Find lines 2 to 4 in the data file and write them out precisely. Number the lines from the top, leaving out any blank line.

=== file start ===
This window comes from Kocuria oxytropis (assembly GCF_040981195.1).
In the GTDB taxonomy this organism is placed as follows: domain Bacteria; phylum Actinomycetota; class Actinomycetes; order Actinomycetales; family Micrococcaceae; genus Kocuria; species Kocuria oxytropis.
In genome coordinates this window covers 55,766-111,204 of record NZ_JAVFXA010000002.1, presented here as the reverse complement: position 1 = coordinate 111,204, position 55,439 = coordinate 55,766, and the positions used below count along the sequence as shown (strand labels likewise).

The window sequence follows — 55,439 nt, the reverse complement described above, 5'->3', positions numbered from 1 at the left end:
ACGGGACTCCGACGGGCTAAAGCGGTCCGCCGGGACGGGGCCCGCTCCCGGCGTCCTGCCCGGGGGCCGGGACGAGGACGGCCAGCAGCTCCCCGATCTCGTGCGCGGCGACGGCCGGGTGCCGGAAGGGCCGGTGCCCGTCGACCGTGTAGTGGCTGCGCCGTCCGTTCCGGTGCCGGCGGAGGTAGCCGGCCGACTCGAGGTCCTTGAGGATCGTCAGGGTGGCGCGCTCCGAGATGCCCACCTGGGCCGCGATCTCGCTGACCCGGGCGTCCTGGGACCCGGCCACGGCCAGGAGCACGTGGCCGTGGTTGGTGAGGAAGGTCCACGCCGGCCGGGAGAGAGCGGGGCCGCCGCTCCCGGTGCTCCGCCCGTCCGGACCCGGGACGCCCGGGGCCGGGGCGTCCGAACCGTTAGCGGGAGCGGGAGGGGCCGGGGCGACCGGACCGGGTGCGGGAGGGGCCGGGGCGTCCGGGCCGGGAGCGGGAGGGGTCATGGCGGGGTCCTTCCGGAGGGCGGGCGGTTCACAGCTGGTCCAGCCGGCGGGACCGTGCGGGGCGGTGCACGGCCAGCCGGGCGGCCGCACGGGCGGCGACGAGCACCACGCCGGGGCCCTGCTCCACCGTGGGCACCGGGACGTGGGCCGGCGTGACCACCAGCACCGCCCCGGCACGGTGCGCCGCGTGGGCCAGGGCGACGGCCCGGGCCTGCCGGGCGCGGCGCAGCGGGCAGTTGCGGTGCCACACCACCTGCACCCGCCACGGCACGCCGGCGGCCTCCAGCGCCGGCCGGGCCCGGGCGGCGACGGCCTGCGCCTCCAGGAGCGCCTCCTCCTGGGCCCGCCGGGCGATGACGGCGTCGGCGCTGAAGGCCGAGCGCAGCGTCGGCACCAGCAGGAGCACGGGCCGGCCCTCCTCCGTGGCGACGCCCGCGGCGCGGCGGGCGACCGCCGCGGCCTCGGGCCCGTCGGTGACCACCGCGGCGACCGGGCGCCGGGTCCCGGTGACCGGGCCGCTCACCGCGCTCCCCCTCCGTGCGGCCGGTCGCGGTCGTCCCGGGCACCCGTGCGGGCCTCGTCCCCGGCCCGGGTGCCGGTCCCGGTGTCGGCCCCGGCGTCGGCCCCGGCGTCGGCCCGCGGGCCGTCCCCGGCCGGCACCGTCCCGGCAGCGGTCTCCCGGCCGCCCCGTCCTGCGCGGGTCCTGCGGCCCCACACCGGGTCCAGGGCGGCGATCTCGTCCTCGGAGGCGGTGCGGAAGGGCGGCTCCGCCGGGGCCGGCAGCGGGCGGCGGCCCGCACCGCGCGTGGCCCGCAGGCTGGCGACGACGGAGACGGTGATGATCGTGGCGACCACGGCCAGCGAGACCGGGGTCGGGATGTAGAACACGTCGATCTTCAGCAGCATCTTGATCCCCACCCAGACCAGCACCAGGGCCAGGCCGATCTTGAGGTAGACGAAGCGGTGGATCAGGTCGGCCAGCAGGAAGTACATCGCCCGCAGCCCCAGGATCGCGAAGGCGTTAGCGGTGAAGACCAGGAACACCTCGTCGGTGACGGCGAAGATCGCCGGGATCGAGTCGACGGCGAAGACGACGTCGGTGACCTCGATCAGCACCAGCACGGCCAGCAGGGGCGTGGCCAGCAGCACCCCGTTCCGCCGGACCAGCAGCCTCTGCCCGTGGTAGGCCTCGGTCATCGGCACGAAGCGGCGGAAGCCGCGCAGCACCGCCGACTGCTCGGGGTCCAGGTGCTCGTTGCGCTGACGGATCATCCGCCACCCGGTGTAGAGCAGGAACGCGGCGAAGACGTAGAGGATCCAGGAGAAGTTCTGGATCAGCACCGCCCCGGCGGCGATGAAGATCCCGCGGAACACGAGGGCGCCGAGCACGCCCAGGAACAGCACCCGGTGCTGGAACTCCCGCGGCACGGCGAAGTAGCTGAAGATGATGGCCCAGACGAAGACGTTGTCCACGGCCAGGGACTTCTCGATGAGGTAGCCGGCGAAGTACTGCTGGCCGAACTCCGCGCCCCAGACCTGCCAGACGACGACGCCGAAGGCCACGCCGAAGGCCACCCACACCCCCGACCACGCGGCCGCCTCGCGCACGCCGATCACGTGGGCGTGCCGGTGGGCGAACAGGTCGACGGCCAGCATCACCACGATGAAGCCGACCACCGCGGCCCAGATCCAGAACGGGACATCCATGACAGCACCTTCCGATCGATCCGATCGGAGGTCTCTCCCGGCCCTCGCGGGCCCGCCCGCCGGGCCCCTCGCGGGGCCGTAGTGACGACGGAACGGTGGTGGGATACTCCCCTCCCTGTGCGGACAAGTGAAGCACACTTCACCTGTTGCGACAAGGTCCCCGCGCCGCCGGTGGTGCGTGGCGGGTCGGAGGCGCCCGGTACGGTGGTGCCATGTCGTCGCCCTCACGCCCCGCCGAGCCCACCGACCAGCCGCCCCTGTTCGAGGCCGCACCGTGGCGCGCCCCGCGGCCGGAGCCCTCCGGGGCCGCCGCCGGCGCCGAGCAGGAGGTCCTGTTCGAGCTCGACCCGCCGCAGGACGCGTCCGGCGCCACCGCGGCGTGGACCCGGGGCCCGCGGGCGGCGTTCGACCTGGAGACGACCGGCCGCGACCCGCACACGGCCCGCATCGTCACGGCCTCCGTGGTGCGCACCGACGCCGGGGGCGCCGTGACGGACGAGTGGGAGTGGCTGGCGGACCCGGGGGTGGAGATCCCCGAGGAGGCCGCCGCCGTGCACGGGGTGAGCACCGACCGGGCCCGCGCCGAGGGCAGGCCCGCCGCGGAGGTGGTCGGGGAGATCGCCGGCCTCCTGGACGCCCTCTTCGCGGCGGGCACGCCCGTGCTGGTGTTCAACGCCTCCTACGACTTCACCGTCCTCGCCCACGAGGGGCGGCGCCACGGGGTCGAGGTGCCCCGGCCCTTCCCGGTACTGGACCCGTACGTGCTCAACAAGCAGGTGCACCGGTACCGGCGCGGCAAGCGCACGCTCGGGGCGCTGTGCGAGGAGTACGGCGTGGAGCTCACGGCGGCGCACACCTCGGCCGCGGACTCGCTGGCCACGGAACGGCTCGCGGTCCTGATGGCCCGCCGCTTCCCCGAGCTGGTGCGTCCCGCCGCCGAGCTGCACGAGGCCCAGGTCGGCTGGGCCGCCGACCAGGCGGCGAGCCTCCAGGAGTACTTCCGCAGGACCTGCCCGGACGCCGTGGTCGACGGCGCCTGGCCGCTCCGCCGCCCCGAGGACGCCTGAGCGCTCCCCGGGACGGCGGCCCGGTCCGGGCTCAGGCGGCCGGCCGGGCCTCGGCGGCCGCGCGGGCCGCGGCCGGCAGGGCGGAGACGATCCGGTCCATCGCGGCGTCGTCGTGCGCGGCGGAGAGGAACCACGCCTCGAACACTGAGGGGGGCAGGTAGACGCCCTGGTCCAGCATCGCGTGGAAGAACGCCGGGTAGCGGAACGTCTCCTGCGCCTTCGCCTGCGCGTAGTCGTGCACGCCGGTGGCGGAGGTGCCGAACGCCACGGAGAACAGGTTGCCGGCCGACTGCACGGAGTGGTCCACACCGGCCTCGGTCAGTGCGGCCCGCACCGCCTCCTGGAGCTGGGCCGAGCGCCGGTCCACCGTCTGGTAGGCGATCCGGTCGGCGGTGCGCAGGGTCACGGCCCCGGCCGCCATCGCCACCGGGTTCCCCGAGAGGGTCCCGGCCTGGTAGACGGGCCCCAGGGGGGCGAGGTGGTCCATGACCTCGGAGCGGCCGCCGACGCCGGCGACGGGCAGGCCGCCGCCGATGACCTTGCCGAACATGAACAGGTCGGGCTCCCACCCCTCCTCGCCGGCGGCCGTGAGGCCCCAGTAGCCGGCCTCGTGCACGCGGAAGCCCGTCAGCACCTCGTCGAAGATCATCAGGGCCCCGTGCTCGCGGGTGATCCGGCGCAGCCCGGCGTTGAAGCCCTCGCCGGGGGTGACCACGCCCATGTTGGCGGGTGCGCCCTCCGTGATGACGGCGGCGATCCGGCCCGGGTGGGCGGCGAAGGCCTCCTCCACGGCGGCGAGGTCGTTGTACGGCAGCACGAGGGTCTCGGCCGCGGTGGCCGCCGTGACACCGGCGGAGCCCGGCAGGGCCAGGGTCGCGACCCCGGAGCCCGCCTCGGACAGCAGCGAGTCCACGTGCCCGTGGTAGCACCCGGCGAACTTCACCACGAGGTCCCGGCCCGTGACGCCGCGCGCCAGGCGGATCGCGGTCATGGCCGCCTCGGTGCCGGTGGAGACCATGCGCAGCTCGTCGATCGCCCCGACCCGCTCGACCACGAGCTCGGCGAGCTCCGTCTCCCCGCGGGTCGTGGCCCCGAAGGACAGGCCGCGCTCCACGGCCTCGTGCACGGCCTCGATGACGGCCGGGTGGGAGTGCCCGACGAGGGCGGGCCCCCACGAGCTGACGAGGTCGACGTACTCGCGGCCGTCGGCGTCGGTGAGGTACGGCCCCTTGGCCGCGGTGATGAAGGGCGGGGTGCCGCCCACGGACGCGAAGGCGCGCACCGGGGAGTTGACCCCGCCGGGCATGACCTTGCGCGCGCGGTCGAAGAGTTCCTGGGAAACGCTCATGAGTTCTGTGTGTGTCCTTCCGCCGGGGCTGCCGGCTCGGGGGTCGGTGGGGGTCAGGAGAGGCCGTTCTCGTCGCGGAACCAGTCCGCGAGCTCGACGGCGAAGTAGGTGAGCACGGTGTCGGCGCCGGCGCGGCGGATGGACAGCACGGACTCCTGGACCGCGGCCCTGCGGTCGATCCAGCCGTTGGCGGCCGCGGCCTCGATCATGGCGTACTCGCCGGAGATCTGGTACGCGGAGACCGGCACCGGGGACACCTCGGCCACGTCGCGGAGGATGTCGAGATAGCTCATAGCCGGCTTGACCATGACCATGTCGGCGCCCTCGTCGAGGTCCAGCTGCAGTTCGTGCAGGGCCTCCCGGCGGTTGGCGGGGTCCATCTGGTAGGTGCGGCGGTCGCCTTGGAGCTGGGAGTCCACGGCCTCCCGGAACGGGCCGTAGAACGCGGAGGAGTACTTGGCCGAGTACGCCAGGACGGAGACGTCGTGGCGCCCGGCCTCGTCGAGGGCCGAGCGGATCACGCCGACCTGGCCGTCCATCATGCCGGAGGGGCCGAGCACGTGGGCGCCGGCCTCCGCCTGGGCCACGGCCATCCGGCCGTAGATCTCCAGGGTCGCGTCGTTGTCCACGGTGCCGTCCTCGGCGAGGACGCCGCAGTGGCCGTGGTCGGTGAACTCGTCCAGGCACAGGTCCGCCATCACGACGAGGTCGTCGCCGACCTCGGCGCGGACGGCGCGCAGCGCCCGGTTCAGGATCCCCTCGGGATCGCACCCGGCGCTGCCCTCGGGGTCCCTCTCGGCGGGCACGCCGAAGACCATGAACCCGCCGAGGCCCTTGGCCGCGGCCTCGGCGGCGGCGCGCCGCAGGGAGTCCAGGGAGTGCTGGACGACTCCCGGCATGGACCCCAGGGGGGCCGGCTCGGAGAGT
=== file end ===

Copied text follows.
In the GTDB taxonomy this organism is placed as follows: domain Bacteria; phylum Actinomycetota; class Actinomycetes; order Actinomycetales; family Micrococcaceae; genus Kocuria; species Kocuria oxytropis.
In genome coordinates this window covers 55,766-111,204 of record NZ_JAVFXA010000002.1, presented here as the reverse complement: position 1 = coordinate 111,204, position 55,439 = coordinate 55,766, and the positions used below count along the sequence as shown (strand labels likewise).

The window sequence follows — 55,439 nt, the reverse complement described above, 5'->3', positions numbered from 1 at the left end: